But there’s a problem here, we now understand what we need to do in order to elaborate our exploit but i ask you, how we can identify SYSTEM process objects from a simple ring3 (user-land)?

WinDBG processes list

In the image above, since we’re looking those addresses from WinDBG screen ring0 (kernel mode), we clearly see the object there, but also we need to know that those values are not accessible (also unpredictable), to our simple user from ring3 (user-land). The randomization of these addresses are implemented every time since Windows 7 is rebooted (Address Space Layout Randomization or ASLR), these mitigations deny every try to work with static address. Lastly, another important thing is that the randomization by self are unpredictable (in most of my tests), these objects only randomize through 0x85xxxxxx to 0x87xxxxxx, which means i actually don’t know if a bypass of this randomization (from ring3), actually exists.

So, what to do next?

NtQuerySystemInformation - Handle Leaking Attack

As mentioned before, isn’t possible to exploit from ring3 (user-land) due to a lot of permissions restrictions placed by our target “Operation System (windows 7)so what kind of things can we do to bypass these restrictions? the answer is NtQuerySystemInformation WinAPI call.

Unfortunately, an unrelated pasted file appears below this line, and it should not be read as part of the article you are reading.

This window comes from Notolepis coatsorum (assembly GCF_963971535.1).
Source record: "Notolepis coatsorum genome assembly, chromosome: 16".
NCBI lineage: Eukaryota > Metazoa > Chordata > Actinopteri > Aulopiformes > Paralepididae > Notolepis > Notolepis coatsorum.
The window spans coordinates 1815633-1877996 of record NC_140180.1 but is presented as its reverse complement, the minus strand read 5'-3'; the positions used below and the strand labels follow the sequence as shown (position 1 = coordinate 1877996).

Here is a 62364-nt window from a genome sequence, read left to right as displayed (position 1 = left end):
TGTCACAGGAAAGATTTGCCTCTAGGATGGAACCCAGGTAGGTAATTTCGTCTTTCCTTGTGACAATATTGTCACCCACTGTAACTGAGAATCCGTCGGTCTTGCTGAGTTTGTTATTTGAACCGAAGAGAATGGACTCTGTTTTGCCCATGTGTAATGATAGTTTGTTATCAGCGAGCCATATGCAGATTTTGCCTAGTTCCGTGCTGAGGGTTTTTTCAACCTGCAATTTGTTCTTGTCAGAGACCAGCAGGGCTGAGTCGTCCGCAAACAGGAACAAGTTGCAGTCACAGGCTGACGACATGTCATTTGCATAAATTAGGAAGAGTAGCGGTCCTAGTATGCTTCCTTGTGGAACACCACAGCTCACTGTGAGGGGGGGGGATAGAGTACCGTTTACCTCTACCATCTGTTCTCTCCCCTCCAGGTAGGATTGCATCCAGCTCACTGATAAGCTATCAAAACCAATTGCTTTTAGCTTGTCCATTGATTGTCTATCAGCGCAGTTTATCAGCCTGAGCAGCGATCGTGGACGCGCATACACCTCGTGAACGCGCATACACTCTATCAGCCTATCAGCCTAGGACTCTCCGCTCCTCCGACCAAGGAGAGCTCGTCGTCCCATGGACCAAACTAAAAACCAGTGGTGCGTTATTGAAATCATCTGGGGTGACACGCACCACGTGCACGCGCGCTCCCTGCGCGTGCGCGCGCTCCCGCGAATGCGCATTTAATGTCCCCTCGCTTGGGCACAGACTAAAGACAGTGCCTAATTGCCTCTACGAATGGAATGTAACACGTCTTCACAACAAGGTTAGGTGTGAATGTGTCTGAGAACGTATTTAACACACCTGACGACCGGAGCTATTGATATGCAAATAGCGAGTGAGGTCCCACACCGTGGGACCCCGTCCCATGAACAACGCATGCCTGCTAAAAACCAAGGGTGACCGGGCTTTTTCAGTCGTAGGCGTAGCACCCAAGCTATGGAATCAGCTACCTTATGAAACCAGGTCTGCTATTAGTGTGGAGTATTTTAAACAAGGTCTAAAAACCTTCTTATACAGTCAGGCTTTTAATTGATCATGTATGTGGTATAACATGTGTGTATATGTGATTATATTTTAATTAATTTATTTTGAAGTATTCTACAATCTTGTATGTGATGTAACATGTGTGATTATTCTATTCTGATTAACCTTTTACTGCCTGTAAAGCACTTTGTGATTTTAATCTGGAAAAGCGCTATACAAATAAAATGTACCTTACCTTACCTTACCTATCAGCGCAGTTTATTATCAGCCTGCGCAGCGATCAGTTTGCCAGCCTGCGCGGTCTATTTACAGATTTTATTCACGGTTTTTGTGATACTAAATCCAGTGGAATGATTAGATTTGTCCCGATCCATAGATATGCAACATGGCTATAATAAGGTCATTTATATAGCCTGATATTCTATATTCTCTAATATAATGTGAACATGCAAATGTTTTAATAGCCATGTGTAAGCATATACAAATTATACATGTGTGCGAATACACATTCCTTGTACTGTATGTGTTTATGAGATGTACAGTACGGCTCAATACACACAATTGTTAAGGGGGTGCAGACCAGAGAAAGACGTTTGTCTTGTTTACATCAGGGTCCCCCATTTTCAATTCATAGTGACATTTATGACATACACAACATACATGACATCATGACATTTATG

NtQuerySystemInformation by design is one of various security flaws that for Microsoft only represents a feature to an user perspective. The biggest problem about it WinAPI call, is that it’s configured by default to accept user calls (from undocumented behaviors), which should be parsed and queried together ring0 (kernel mode) information, as resulting in an leak of SYSTEM addresses/pointers. This WinAPI Call, is a well-know method for memory leaking attacks, since it’s allow an attacker to know exactly what pointers are important, and elaborate a better methodology for explore his target vulnerability (in our case WriteNULL).